Last week we launched Stretching & Core Strengthening for the Cyclist, our new 57-page eBook in which my co-author and I clear up the confusion and take the guesswork out of knowing what to do, and how to do it, to implement a stretching and core strengthening program.
The new eBook was specifically created for the cyclist. Since we cyclists use primarily our lower body, these muscles get used repetitively and are usually tight. Coupled with the fact that many of us sit in an office chair all day (or otherwise sit around), these muscles get even tighter. A tight muscle is a short muscle, and stretching helps lengthen muscles so they can perform at their best. Strengthening the core further improves our ability to ride (and live our daily lives) relatively pain-free.
(My co-author, Amy Schultz, is my daughter; she’s completing her Doctorate in Physical Therapy, is an accomplished cyclist and has done extensive research on athletes and injury prevention. Amy demonstrates the proper form for all the stretching and core exercises in the eBook.)
We don’t all necessarily want to be faster on the bike. But I think every last one of us roadies would like to maintain the strength we have, or get even stronger, in our core. And we undoubtedly all would like to be pain-free when we ride. A regular stretching and core strengthening routine can help you achieve any or all of those 3 aims.
One of the points I made in last week’s article (click for additonal info on how to put together your own program using the book) is that you can and should choose your favoriate stretches and core exercises for your personal routine(s). In that light, I thought I would share my own personal favorites today and next week. This week, I’ll talk about my favorite stretching exercises and explain why they’re my favorites. Next week, I’ll talk about my favorite core exercises.
Once you go through the eBook and try a variety of the stretches and core strengthening exercises, you will quickly see what you will need to work on and find your own favorites.
My Favorite Stretching Exercises
All of the exercises in the book are good and worth doing (if you’re able; don’t overdo it, and don’t try the advanced exercises unless you’re capable). But after studying pedaling efficiency and pedaling dynamics as part of my training as a USA Cycling level 2 coach, my favorite stretches are the HIP FLEXORS, OBLIQUES and QUADRICEPS (pages 8-10), basically any exercise that stretches and strengthens the hip flexors.
Why? Because the hip flexors are what kick in at the bottom dead center (BDC) of the pedal stroke and are used to drive up the knee until the hamstrings can kick in. Here’s one of those stretches, along with the description from the book on the proper technique.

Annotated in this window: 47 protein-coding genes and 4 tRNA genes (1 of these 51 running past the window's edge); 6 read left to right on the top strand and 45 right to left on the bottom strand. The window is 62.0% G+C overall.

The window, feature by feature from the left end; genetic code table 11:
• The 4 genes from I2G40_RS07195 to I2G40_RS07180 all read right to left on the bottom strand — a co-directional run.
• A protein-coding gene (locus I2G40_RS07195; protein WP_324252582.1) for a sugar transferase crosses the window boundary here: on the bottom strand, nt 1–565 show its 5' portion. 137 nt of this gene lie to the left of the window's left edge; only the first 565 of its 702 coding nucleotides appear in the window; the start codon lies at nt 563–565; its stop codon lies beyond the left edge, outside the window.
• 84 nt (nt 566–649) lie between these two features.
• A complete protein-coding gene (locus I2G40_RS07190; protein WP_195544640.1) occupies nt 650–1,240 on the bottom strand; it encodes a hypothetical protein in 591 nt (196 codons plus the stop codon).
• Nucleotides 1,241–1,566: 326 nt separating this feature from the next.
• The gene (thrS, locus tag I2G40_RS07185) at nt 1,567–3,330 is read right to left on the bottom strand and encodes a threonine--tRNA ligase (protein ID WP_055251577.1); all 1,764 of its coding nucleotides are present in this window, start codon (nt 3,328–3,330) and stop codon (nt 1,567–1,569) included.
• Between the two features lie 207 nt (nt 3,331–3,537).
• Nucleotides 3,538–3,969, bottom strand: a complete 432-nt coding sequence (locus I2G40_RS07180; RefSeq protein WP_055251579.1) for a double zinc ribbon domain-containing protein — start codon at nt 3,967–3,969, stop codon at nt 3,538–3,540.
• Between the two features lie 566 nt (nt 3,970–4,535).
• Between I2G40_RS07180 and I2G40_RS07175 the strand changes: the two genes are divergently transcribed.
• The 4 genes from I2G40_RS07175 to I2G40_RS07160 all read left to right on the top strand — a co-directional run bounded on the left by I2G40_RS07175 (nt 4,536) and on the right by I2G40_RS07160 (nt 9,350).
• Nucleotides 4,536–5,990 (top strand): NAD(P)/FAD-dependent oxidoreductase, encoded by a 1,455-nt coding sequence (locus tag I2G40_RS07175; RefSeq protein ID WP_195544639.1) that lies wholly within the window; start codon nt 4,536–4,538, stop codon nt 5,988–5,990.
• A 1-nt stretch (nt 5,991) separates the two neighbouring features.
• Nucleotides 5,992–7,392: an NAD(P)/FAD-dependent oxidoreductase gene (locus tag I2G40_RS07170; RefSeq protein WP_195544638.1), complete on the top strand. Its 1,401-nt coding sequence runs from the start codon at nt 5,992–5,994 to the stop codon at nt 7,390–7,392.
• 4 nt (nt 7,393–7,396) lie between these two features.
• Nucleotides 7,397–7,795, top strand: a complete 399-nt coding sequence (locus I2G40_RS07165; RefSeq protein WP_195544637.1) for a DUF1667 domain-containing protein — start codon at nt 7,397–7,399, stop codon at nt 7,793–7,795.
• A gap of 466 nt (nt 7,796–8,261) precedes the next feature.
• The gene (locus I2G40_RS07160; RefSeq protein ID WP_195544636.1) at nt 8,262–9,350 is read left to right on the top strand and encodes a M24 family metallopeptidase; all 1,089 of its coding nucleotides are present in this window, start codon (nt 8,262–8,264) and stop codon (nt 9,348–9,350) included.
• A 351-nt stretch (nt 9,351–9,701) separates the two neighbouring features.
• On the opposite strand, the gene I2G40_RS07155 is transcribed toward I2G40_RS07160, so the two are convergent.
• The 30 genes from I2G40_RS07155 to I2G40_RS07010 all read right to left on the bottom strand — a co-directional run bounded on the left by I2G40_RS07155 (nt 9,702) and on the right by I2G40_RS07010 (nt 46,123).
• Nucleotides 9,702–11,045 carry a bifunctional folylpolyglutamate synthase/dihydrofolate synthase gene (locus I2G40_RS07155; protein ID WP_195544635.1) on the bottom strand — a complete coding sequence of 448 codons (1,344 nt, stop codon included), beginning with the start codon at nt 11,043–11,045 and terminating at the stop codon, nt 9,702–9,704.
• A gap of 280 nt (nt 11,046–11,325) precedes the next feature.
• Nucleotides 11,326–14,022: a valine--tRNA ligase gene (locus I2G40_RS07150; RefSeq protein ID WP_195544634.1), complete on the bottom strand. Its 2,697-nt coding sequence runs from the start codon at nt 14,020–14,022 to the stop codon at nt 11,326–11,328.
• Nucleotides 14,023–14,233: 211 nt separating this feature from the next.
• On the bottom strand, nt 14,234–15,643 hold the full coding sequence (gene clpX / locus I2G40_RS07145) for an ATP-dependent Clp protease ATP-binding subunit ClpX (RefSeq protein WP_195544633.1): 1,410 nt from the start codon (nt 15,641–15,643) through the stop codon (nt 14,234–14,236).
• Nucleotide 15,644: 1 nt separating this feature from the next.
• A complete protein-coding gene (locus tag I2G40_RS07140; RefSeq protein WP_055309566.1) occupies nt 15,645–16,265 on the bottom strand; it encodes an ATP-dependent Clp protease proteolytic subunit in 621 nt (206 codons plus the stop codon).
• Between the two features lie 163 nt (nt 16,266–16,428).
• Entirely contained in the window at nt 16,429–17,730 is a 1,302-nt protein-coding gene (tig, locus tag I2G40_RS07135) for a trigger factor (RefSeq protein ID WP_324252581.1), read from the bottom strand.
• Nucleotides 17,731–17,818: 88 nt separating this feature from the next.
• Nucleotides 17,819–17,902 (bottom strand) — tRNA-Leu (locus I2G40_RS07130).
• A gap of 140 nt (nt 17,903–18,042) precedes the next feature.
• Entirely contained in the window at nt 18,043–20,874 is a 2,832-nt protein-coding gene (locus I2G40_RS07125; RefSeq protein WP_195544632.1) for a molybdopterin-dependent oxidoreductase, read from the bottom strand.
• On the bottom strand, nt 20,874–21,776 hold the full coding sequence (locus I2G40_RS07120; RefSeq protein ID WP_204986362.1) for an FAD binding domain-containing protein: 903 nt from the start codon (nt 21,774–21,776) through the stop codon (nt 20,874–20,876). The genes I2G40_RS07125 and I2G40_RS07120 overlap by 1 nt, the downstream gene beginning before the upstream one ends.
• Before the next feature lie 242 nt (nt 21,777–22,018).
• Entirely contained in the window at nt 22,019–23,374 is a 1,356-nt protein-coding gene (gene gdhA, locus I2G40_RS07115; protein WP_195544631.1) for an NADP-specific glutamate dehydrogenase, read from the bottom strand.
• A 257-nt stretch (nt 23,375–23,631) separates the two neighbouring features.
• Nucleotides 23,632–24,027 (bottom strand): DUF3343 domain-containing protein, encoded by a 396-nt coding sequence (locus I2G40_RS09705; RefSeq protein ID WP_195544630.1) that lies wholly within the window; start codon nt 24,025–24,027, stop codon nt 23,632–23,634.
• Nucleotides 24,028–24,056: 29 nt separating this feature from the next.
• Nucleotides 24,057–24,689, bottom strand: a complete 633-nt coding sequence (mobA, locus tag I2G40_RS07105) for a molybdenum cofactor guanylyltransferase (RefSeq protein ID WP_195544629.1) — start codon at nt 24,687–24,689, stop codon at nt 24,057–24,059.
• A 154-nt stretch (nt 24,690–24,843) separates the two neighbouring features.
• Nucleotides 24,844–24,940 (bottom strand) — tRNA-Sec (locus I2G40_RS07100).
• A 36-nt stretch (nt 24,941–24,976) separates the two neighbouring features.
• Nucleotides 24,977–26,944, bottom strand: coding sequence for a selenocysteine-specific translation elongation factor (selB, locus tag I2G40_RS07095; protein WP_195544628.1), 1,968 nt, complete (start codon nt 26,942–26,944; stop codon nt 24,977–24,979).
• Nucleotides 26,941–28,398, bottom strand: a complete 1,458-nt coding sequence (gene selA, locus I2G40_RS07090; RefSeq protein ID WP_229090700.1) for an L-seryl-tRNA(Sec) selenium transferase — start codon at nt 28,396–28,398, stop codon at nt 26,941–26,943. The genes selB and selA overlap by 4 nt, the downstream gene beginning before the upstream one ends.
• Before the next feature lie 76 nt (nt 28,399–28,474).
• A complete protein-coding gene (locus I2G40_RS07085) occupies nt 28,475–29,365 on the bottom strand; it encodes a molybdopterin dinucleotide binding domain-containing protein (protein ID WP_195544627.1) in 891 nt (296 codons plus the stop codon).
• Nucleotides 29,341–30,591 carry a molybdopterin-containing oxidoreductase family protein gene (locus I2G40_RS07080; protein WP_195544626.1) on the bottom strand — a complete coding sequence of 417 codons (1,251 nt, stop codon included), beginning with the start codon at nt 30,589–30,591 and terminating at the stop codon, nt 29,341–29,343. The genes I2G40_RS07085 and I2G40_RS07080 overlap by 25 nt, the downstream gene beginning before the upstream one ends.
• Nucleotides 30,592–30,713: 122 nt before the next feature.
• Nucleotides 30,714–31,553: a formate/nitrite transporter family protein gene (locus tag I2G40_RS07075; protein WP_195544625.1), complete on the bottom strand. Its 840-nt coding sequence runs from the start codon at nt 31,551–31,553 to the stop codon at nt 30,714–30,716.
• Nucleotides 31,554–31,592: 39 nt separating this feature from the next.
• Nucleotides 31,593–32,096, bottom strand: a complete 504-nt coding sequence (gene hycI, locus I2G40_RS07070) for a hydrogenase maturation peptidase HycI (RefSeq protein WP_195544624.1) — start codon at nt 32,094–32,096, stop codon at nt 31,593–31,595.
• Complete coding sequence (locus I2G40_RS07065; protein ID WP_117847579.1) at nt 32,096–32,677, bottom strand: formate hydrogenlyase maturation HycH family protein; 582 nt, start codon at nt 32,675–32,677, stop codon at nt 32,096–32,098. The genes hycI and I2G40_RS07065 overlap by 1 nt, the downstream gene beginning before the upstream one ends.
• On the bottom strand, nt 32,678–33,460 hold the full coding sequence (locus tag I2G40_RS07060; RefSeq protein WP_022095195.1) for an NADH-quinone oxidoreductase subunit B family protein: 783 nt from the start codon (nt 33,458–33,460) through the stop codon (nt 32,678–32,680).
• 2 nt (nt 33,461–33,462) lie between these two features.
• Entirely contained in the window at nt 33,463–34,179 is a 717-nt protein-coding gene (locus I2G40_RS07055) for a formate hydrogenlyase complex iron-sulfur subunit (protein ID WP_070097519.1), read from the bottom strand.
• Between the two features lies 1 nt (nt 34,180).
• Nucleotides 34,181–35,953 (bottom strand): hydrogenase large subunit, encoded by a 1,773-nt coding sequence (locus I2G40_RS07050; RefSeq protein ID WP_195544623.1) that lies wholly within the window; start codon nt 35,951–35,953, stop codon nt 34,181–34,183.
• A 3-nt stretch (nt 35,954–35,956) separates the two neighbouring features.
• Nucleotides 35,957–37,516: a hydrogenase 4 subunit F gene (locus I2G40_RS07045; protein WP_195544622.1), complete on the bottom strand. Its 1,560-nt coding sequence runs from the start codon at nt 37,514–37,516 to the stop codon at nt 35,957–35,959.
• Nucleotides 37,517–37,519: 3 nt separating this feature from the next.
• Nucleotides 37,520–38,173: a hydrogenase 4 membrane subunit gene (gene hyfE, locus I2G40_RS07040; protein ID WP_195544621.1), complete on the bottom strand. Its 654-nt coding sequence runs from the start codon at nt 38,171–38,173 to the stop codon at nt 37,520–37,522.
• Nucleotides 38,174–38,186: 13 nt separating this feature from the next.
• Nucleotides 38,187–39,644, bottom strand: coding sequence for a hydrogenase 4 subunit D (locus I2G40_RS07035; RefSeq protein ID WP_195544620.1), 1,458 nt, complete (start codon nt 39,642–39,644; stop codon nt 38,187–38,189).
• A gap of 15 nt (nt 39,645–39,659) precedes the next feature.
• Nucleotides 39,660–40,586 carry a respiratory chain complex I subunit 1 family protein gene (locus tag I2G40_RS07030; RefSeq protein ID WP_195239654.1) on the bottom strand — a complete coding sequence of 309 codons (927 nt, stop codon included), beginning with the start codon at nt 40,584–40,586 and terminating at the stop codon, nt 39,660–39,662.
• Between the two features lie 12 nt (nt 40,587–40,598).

For this stretch, we will isolate the hip flexors and concentrate on stretching one side at a time. You might also feel a stretch in the quadriceps, the large muscle that comprises the front of the upper leg.
It’s more comfortable for your knees if you kneel on a yoga mat or a pillow. Place one leg in front and bend the knee at 90°. The other leg is kneeling on the mat or pillow with the upper leg slightly rear of vertical. Twist the hips forward and upward. Looking at this picture, the hips would rotate clockwise. Hold for 30 seconds. Repeat with other leg. Add more repetitions as time permits.
My two other favorite stretches are the TENSOR FASCIAE LATAE & IT BAND (page 17) and the combined BASIC LOWER BACK (page 29 and 31). Most cyclists, myself included, have tight IT bands and a slightly hunched-over posture from cycling as well as spending hours a day in an office chair. These two stretches will address both those issues.
Next Week: My Favorite Core Exercises
My favorite core workout is the PLANK: DOWNWARD DOG (page 44). This great combination exercise not only works core strength but helps stretch the hamstrings and calves – two other muscle groups that are often tight.
I’ll tell you more about why I like this one, and a couple of others, and we’ll show you the photos and provide the text description of Downward Dog next week.
Those are my favorites, what are yours? Use the Comments below the Newsletter version of this article to share your thoughts.
Stretching & Core Strengthening for the Cyclist, our new 57-page eBook, with with nearly 50 different stretching and core exercises (including variations) is just $14.95.
Coach Rick Schultz is an avid cyclist who trains, races and coaches in Southern California. Rick is an engineer by trade, and in addition to being a coach, he's a bike fitter and prolific product reviewer. He's the author of Stretching & Core Strengthening for the Cyclist and Bike Fit 101: Your Toolset for a Great Bike Fit in the RBR eBookstore. Check his product reviews website, www.biketestreviews.com, and his coaching site, www.bikefitnesscoaching.com. Click to read Rick's full bio.